Business models should be constantly revisited to support change and sustainability.

Council teams need to be nimble in supporting providers to look at their finances, delivery models and market engagement, in ways that suit them.

Large meetings do not always work, and one-to-one on-site support can be prohibitively expensive, so a balance needs to be achieved.

3. Raise awareness of parents

The messages around 30 hours are not always the simplest or easiest. With new parents and children getting involved, it is vital such messages are straightforward, clear and repeated.

I have been struck by how much local authorities' communications have moved to social media. This is a massive change since the beginning of the two-year-old funding in 2013.

DfE and HM Revenue and Customs have often issued national marketing tools, tweets and other postings for councils to use. These should be taken advantage of, with local activity complementing national campaigns.

There needs to be new conversations between early years and foster care teams so that the entitlement for fostered children is outlined and publicised.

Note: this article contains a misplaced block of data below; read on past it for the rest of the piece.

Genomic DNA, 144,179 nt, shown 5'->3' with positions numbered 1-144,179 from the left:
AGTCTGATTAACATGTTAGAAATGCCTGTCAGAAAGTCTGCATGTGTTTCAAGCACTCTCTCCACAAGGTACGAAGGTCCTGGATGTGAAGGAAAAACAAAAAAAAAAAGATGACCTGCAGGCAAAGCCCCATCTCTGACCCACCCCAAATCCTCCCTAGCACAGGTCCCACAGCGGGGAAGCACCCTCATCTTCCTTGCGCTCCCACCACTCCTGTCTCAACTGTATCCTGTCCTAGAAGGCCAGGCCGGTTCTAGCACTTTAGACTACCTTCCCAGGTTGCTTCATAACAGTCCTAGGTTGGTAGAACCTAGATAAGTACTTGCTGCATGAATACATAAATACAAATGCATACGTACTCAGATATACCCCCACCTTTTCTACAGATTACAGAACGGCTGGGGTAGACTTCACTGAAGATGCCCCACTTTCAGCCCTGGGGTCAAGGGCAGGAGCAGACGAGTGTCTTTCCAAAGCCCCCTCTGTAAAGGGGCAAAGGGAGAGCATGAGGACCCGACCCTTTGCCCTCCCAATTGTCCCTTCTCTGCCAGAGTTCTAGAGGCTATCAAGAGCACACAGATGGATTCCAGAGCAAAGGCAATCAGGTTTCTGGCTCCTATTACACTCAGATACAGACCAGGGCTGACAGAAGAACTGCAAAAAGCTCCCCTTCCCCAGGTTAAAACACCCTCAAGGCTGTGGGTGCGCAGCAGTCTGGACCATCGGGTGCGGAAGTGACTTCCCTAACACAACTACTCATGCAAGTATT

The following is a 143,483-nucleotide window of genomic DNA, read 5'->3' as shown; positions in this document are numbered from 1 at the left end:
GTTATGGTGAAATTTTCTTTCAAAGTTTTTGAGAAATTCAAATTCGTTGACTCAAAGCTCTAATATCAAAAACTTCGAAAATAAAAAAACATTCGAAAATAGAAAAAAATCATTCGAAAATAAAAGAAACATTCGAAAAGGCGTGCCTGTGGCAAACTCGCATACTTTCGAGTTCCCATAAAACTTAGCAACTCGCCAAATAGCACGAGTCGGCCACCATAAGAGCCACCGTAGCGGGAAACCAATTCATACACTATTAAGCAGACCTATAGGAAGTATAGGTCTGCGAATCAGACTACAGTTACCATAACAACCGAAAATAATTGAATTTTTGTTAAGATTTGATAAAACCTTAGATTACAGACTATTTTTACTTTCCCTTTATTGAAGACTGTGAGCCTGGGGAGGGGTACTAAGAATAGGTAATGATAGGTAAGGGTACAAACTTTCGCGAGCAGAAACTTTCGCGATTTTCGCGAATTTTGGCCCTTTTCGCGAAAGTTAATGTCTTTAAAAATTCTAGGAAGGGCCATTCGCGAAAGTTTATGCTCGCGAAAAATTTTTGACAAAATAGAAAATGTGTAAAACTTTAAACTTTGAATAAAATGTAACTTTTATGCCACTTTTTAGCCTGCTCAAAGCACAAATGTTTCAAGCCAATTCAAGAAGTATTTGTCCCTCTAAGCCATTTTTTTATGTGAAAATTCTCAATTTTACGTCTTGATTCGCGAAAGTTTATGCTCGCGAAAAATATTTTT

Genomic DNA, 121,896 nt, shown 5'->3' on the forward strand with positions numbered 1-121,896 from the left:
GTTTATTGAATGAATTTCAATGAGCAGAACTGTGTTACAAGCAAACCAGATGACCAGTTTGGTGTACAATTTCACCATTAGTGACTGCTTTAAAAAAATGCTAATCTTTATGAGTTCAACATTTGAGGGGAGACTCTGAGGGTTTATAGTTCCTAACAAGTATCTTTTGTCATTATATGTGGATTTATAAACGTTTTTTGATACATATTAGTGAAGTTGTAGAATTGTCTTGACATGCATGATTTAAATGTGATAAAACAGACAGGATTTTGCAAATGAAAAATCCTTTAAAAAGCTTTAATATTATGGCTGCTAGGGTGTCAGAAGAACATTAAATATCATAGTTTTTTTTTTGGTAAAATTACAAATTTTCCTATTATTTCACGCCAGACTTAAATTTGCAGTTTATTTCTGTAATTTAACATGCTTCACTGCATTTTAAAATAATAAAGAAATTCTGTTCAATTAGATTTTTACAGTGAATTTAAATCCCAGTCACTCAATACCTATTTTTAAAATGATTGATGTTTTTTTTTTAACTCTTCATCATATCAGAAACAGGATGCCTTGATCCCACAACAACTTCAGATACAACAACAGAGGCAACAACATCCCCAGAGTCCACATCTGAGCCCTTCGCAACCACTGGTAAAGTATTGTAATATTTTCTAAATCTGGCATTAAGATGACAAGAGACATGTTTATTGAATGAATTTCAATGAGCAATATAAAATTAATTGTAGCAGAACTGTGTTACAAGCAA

Agreeing the processes and principles to check eligibility and ensure the suitability of the entitlement and setting for vulnerable foster children is also important.

4. Focus on least advantaged

For the lowest income earners eligible for 30 hours - which can be as low as £6,500 as a single parent or £13,500 as a two-parent family - it is still necessary to make special efforts in informing them about their entitlement.

Once they are aware, many will still need sensitive development work and encouragement to break down the many barriers to their engagement, such as myths, confidence, low self-esteem or practical issues such as finding a provider.

This requires resources, which needs investment from early years providers and available outreach services, including children's centres, community projects and health visitors for example.

These meet priorities outlined in an area's social mobility action plan (see box).

5. Streamline systems

It has been a year of developing and learning to navigate new IT and administrative systems, both locally and nationally, for councils and providers.

There is a growing desire to improve and streamline, and I think everyone wants the initiative to make the greatest difference for families proportionate to the amount of public money being spent.